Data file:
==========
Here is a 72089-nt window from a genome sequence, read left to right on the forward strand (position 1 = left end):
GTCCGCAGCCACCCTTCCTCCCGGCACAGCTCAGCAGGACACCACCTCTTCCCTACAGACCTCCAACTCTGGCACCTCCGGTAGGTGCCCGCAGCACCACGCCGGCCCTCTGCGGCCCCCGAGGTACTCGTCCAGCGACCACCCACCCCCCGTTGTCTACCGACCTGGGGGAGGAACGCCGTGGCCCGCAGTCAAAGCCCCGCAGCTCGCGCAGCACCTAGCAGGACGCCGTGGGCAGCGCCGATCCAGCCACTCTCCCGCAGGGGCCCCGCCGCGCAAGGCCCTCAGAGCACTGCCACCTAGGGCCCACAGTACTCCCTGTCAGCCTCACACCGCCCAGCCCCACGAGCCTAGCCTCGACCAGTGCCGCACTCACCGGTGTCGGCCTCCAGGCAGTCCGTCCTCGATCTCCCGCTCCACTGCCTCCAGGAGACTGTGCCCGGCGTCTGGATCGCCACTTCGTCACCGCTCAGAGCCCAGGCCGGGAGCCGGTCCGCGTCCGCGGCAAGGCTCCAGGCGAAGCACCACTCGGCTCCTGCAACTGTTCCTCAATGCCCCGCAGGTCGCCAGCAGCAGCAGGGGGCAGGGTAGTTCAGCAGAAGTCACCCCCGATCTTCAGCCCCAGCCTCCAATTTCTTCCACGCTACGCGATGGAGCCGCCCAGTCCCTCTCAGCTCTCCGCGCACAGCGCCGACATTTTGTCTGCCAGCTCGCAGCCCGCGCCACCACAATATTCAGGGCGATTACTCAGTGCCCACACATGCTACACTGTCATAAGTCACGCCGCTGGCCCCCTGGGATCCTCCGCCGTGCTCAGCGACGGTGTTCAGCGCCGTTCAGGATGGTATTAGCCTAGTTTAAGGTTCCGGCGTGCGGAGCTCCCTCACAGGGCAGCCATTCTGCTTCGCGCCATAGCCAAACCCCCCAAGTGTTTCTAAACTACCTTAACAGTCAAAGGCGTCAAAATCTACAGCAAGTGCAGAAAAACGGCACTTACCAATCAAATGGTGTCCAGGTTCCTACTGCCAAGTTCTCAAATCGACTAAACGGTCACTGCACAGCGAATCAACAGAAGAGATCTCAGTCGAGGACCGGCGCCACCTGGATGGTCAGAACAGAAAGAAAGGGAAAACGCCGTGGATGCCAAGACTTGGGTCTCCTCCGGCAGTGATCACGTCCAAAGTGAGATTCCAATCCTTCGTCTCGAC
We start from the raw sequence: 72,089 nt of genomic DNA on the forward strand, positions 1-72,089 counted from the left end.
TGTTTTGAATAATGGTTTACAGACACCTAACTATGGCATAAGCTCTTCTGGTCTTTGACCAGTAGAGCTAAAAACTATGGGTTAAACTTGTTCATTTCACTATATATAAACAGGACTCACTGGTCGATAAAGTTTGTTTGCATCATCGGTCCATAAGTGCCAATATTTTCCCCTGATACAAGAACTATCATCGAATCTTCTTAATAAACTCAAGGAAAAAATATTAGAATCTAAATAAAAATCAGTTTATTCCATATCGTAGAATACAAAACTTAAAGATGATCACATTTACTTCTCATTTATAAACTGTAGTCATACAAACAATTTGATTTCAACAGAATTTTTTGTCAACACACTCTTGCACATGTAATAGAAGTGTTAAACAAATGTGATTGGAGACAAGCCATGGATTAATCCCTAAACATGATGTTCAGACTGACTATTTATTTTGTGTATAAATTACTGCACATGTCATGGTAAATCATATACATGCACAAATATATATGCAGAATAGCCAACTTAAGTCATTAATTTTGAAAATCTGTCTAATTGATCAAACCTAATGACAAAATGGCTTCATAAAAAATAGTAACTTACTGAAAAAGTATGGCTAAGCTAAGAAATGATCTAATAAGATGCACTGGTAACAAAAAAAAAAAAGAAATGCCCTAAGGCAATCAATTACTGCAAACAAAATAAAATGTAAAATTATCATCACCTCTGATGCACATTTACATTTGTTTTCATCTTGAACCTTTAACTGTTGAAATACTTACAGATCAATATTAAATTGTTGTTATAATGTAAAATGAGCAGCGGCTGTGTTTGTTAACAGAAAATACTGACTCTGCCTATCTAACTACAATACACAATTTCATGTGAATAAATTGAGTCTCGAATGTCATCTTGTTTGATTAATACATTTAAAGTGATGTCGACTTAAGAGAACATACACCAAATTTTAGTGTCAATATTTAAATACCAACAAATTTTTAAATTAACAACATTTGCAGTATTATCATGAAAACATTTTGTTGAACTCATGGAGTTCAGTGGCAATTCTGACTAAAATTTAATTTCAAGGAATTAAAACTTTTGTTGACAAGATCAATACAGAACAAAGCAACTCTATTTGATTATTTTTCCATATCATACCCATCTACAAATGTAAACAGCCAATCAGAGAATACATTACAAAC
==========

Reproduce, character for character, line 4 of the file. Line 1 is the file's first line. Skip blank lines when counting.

TGTTTTGAATAATGGTTTACAGACACCTAACTATGGCATAAGCTCTTCTGGTCTTTGACCAGTAGAGCTAAAAACTATGGGTTAAACTTGTTCATTTCACTATATATAAACAGGACTCACTGGTCGATAAAGTTTGTTTGCATCATCGGTCCATAAGTGCCAATATTTTCCCCTGATACAAGAACTATCATCGAATCTTCTTAATAAACTCAAGGAAAAAATATTAGAATCTAAATAAAAATCAGTTTATTCCATATCGTAGAATACAAAACTTAAAGATGATCACATTTACTTCTCATTTATAAACTGTAGTCATACAAACAATTTGATTTCAACAGAATTTTTTGTCAACACACTCTTGCACATGTAATAGAAGTGTTAAACAAATGTGATTGGAGACAAGCCATGGATTAATCCCTAAACATGATGTTCAGACTGACTATTTATTTTGTGTATAAATTACTGCACATGTCATGGTAAATCATATACATGCACAAATATATATGCAGAATAGCCAACTTAAGTCATTAATTTTGAAAATCTGTCTAATTGATCAAACCTAATGACAAAATGGCTTCATAAAAAATAGTAACTTACTGAAAAAGTATGGCTAAGCTAAGAAATGATCTAATAAGATGCACTGGTAACAAAAAAAAAAAAGAAATGCCCTAAGGCAATCAATTACTGCAAACAAAATAAAATGTAAAATTATCATCACCTCTGATGCACATTTACATTTGTTTTCATCTTGAACCTTTAACTGTTGAAATACTTACAGATCAATATTAAATTGTTGTTATAATGTAAAATGAGCAGCGGCTGTGTTTGTTAACAGAAAATACTGACTCTGCCTATCTAACTACAATACACAATTTCATGTGAATAAATTGAGTCTCGAATGTCATCTTGTTTGATTAATACATTTAAAGTGATGTCGACTTAAGAGAACATACACCAAATTTTAGTGTCAATATTTAAATACCAACAAATTTTTAAATTAACAACATTTGCAGTATTATCATGAAAACATTTTGTTGAACTCATGGAGTTCAGTGGCAATTCTGACTAAAATTTAATTTCAAGGAATTAAAACTTTTGTTGACAAGATCAATACAGAACAAAGCAACTCTATTTGATTATTTTTCCATATCATACCCATCTACAAATGTAAACAGCCAATCAGAGAATACATTACAAAC